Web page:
Examination of Witnesses (Questions 1460
1460. Turning, then, to the three criteria that
you have heard so much about over the last couple of daysnumber
of passengers, capital costs and ease of access to alternative
stationsI would suggest to the Committee that those have
to be read with common sense and not as some legal statutory basis.
Obviously in applying those criteria we have to take into account
the expense of the works and whether they make good use of public
1461. In terms of to what degree we have considered
the level of usage by PRMs, the first point is that our passenger
number figures reflect the level of car ownership, so to that
degree they give some indicationnot a perfect indication
but someof social deprivation, but the issue specifically
of how many people in a catchment area will benefit from step-free
access is, as is explained in our note, an extremely complicated
one, and the approach the Promoter has taken is to consider whatever
industry information there is. But trying to work out, as Mr Reed
has urged upon you, how many disabled people there are in a station's
catchment area is extremely unlikely to give any particularly
useful figures; it does not give you the answer.
1462. So the kind of station-specific analysis
which is done by looking at people who get DLA mobility component,
whether at a higher or lower level, first of all means it is extremely
difficult to work out what the disabled figures would be, but
anyway is just not a useful exercise, in brief because many people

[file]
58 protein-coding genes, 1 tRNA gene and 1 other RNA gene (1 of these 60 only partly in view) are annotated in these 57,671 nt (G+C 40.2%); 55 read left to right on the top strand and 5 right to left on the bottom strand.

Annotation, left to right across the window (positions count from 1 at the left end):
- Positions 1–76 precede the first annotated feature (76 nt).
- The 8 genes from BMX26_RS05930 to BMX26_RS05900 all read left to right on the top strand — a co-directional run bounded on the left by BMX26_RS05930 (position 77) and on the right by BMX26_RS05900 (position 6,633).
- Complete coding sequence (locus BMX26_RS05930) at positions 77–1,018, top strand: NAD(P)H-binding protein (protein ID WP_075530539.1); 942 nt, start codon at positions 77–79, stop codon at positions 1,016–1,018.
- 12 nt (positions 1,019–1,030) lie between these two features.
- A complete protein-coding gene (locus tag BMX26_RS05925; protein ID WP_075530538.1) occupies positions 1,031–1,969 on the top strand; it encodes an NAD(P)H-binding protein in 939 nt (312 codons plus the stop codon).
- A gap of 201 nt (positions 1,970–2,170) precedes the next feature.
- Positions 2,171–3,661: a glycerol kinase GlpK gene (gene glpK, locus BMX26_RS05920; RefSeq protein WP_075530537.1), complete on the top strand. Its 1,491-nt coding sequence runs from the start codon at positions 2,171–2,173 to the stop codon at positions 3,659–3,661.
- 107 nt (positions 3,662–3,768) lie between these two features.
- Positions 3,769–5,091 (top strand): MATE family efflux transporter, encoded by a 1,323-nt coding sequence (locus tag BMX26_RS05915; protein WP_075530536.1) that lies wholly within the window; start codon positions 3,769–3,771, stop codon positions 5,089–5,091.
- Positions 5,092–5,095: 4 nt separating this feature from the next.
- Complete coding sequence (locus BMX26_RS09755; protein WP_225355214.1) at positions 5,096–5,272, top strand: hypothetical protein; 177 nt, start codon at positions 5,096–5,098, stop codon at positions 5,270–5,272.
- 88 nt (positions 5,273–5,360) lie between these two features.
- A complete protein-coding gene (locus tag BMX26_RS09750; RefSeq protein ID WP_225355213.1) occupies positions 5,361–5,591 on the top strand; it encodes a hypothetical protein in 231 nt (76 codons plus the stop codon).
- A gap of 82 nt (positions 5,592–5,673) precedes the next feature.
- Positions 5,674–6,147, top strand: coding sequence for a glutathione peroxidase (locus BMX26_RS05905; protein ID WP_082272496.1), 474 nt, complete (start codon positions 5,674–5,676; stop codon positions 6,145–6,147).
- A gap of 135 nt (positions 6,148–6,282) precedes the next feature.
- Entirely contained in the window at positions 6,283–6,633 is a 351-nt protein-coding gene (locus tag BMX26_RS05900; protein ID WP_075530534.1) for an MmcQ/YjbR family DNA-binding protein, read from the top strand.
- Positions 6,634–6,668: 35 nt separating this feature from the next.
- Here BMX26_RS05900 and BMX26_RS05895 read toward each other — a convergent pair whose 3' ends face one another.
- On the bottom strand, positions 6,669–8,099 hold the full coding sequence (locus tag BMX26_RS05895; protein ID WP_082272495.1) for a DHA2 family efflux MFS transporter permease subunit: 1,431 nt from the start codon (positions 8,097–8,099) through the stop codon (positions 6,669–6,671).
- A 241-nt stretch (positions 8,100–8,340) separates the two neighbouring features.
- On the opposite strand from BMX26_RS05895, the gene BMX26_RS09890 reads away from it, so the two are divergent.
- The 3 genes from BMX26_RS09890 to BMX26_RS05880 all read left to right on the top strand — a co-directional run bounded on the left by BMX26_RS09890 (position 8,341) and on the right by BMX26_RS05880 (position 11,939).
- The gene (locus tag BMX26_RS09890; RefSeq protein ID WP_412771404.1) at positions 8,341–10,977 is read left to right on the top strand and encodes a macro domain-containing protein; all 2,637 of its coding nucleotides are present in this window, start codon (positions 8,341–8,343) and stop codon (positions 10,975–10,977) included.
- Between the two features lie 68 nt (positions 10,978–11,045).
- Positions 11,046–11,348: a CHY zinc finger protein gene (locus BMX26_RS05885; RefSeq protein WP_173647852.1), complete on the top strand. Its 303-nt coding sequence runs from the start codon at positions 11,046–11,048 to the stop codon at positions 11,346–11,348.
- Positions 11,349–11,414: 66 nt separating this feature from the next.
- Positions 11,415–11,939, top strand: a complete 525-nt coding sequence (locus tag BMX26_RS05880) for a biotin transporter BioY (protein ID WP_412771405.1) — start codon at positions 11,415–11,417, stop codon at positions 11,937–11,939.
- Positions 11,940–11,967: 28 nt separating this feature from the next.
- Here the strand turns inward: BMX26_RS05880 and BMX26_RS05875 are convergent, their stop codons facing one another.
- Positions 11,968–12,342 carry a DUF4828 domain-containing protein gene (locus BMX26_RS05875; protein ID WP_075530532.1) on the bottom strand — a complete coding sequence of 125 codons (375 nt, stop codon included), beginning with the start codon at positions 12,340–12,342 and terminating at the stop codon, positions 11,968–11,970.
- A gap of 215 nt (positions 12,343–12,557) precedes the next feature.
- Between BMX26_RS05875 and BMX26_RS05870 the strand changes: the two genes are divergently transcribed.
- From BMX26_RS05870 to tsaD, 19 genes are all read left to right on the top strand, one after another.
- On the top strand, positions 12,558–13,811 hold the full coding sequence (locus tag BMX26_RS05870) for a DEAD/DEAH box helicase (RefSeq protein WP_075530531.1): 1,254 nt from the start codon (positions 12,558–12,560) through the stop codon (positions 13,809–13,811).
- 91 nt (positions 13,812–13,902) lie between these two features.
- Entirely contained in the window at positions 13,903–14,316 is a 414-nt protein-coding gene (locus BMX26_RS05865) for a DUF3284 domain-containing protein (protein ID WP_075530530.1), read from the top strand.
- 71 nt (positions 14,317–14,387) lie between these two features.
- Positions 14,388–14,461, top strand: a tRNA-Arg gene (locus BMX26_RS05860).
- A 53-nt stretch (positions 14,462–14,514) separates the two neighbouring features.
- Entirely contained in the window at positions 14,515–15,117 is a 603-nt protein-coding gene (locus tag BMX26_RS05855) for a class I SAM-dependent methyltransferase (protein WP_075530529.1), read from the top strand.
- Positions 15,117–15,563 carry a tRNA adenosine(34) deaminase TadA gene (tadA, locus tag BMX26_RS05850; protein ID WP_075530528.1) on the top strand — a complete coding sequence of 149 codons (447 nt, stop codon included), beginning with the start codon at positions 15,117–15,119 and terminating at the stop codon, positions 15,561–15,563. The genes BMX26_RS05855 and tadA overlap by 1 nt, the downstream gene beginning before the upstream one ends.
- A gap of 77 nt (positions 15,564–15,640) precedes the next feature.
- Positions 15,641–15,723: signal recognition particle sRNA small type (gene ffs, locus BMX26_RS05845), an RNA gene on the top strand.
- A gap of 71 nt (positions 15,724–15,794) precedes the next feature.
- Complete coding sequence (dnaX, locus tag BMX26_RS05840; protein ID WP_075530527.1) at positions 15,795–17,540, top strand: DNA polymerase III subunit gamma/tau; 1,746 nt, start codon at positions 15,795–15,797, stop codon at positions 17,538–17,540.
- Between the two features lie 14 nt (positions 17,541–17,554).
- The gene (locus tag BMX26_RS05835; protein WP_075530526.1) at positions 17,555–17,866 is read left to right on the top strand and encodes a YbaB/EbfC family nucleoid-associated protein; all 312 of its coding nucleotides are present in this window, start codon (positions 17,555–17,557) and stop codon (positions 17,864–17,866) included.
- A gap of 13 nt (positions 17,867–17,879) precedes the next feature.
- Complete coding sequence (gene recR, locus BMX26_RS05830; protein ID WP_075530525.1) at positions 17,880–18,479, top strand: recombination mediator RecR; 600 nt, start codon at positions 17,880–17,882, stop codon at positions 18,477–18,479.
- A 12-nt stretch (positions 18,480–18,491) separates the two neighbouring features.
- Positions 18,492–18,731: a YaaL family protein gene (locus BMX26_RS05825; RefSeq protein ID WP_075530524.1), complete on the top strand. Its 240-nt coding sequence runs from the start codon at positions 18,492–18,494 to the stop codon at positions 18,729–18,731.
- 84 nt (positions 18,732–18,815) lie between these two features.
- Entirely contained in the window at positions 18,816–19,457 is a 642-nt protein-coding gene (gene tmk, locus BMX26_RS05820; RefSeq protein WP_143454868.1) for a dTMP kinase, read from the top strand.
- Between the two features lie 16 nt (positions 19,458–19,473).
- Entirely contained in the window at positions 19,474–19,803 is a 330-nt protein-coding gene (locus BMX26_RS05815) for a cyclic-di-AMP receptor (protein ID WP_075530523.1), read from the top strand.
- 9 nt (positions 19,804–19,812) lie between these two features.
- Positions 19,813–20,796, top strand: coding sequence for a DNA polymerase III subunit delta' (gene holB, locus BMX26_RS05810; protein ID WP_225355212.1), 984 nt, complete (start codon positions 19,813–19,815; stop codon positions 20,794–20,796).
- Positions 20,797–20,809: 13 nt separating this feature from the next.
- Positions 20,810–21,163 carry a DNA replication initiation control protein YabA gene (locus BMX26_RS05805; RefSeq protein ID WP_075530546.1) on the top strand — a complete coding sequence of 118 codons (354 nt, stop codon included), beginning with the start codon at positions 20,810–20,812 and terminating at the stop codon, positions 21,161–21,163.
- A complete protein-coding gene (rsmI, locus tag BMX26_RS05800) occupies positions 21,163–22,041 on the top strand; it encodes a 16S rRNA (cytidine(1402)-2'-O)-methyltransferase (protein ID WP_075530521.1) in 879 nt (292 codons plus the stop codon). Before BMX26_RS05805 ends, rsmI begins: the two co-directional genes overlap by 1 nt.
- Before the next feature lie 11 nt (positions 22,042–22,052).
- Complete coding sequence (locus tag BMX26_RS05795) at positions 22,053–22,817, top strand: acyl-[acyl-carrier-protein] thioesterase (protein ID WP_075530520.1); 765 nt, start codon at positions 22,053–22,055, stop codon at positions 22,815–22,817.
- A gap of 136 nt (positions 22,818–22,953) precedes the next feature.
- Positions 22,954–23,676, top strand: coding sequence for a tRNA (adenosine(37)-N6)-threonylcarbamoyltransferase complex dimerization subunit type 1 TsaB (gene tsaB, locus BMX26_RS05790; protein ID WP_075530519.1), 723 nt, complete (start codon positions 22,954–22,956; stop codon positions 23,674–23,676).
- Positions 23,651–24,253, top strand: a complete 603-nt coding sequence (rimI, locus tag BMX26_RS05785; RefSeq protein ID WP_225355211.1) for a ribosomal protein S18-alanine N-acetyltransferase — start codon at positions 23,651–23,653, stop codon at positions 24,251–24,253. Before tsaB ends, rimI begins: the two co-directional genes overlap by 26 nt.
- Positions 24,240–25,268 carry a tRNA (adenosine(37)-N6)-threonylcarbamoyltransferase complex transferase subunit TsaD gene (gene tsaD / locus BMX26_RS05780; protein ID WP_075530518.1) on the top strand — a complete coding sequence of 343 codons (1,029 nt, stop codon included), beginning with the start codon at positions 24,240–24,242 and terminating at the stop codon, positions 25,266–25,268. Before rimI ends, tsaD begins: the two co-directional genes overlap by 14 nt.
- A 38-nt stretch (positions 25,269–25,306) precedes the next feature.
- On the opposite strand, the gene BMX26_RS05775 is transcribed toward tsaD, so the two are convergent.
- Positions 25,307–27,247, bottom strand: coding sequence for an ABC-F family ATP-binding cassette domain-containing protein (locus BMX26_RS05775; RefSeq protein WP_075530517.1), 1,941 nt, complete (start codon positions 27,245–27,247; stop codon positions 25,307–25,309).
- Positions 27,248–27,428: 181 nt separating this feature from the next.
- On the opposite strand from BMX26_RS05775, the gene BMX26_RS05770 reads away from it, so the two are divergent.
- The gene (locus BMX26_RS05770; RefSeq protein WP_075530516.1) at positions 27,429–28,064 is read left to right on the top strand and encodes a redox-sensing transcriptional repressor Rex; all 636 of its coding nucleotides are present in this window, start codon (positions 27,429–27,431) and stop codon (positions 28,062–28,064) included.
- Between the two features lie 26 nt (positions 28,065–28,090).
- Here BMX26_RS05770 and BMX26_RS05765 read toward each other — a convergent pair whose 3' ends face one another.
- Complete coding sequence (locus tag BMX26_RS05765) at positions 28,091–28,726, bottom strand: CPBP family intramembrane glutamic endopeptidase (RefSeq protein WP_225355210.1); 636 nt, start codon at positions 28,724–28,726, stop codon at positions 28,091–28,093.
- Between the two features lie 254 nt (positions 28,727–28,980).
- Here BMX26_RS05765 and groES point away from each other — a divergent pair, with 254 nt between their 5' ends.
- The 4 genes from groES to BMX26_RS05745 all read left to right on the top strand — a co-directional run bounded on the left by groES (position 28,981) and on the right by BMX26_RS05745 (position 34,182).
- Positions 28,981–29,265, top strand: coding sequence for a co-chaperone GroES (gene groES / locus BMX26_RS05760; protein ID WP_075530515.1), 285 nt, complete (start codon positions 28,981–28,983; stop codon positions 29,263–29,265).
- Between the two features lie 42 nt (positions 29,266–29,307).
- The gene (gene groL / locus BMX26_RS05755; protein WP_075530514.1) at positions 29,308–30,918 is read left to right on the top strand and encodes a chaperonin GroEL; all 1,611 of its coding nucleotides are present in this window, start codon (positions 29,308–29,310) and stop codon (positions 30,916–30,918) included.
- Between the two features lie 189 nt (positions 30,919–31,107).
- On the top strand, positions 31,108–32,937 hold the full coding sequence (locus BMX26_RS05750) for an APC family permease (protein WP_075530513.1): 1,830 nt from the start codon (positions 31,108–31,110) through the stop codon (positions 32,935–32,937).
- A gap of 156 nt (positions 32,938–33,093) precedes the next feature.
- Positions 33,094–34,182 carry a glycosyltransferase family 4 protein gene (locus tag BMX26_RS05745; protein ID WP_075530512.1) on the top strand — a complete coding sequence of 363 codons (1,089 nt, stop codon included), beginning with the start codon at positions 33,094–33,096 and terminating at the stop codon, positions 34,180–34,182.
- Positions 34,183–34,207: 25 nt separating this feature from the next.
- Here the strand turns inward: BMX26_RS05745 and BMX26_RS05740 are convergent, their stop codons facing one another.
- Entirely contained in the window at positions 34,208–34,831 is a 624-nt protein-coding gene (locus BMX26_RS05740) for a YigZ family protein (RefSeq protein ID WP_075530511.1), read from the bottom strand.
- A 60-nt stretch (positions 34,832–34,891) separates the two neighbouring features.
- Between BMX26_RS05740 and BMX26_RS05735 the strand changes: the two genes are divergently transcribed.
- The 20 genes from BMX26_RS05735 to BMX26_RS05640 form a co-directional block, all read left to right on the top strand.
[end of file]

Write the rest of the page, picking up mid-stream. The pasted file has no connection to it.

who are categorised as disabled do not benefit from step-free,
either because they cannot because they are too disabled and too
unable to walk or because their disability has nothing to do with
their ability to use steps, but also it fails to catch that proportion
of people which is the larger proportion of people who benefit
from step-free who are encumbered rather than disabled. So it
is perfectly understandable why people when they first come to
this issue say, "Look at how many disabled people there are",
but it does not actually help. So what Crossrail has done is use
industry information to look at the kind of figures which seem
likely and to apply those across the route.
1463. The other way of looking at it is that,
even if one were to fiddle around with the tiny percentage differences
in Newham, Stratford and New Town ward, the numbers of people
concerned are miniscule. I went through it yesterday with Mr West
and on his 2.3 per cent from the DLA figures you only come out
with 46 people anyway, so it is simply a pointless exercise.
1464. We have looked, as Mr Berryman explained,